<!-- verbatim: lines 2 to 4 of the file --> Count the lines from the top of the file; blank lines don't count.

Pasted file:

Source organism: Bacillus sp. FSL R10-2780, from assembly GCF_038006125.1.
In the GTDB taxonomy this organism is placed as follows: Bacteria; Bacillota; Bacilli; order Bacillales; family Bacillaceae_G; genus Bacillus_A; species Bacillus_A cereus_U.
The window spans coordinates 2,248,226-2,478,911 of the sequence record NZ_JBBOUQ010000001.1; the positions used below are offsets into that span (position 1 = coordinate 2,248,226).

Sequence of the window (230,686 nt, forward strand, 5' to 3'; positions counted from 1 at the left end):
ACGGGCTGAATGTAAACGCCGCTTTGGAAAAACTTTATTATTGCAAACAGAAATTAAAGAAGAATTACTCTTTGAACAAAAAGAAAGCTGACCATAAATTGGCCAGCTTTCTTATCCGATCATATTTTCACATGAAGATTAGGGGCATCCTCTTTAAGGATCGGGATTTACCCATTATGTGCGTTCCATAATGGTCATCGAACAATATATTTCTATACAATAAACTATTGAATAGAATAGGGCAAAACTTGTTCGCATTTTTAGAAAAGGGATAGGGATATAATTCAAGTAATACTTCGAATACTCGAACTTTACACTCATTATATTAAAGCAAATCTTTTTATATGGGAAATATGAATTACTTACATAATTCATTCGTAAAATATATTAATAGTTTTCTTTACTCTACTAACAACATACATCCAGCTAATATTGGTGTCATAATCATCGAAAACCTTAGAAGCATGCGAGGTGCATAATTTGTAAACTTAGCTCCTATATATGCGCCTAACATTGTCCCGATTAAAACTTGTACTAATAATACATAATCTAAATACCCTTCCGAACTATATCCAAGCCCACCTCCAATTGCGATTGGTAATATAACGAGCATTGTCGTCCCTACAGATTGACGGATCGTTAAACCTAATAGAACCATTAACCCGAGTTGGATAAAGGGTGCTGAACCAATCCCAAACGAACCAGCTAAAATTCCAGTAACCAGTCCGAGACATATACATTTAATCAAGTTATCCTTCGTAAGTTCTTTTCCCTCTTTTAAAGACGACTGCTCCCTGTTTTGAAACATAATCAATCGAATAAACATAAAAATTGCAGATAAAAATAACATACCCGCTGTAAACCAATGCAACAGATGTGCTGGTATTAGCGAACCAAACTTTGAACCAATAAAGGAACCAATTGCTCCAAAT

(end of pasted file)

In the GTDB taxonomy this organism is placed as follows: Bacteria; Bacillota; Bacilli; order Bacillales; family Bacillaceae_G; genus Bacillus_A; species Bacillus_A cereus_U.
The window spans coordinates 2,248,226-2,478,911 of the sequence record NZ_JBBOUQ010000001.1; the positions used below are offsets into that span (position 1 = coordinate 2,248,226).

Sequence of the window (230,686 nt, forward strand, 5' to 3'; positions counted from 1 at the left end):